A friend is fond of saying “You don’t know what you don’t know!” when he is telling people about his business.
The problem for most people is they think they do know.
We always seem to believe that everyone else is doing better than we are. We think we KNOW what’s happening in their lives and we aren’t doing as well. When you compare yourself to what you think others are doing, you may come up short.
Perhaps you have a demanding job, a husband, two children and a dog. You feel stressed, overwhelmed and are always thinking of what you need to do next. Yet, your neighbor has the same workload, but always seems happy. You ask yourself “What’s wrong with me?”
What you don’t know is that your neighbor’s retired parents live down the street. They do all her childcare, laundry and errands. She also has a housekeeper and a gardener once a week. She has much more leisure time than you do. But you didn’t know that; so you criticize yourself mercilessly.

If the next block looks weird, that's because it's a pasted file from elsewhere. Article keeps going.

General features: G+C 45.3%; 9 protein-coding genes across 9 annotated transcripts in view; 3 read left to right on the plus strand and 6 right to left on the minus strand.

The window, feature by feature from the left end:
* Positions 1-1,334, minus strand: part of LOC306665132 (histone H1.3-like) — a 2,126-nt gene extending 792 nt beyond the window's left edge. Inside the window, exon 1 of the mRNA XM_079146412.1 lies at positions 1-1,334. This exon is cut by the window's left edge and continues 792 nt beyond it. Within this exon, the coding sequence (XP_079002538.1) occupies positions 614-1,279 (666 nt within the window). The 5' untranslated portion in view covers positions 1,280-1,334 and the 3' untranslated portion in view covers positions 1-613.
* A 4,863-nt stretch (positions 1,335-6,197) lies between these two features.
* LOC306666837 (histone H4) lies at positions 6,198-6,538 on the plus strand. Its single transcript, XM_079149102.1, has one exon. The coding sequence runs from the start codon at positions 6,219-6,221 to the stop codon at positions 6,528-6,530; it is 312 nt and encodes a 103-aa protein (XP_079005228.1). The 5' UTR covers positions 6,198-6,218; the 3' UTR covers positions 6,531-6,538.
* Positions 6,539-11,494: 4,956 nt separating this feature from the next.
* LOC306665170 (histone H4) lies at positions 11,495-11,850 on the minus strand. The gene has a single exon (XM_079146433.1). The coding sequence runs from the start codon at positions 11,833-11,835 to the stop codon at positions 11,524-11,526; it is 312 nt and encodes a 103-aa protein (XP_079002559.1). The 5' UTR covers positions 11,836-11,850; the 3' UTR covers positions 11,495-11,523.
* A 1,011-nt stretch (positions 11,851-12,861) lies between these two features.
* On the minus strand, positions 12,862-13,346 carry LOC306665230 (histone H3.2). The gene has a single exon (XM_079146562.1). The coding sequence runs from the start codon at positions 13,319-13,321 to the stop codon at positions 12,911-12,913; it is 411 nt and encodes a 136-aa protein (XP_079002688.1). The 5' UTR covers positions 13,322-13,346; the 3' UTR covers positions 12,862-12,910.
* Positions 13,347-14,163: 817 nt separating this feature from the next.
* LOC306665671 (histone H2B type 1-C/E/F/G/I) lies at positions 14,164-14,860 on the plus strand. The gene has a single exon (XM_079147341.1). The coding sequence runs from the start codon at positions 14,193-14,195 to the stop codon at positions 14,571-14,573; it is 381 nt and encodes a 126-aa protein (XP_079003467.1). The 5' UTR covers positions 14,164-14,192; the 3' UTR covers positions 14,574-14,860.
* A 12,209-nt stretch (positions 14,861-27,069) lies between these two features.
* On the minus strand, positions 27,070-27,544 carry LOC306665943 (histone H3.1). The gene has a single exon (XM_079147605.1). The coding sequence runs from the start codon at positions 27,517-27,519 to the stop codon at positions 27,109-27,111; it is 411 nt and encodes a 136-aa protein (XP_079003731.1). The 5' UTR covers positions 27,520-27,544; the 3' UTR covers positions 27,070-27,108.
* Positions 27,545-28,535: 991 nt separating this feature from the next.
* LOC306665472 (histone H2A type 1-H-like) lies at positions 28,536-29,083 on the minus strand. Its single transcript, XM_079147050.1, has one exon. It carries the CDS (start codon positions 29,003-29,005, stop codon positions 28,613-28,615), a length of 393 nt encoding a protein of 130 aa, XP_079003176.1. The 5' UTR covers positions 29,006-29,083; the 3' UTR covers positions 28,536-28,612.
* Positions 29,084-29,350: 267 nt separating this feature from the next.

Comparisons, while imbedded in our culture, always leave us feeling inadequate. They stimulate our perfectionist inner critic and knock our nervous systems into fight-or-flight—making us stressed and unable to do our best. To counter the negativity of comparisons, create a daily practice of appreciating. Appreciate yourself for all you do, appreciate your job, your family and your neighbor.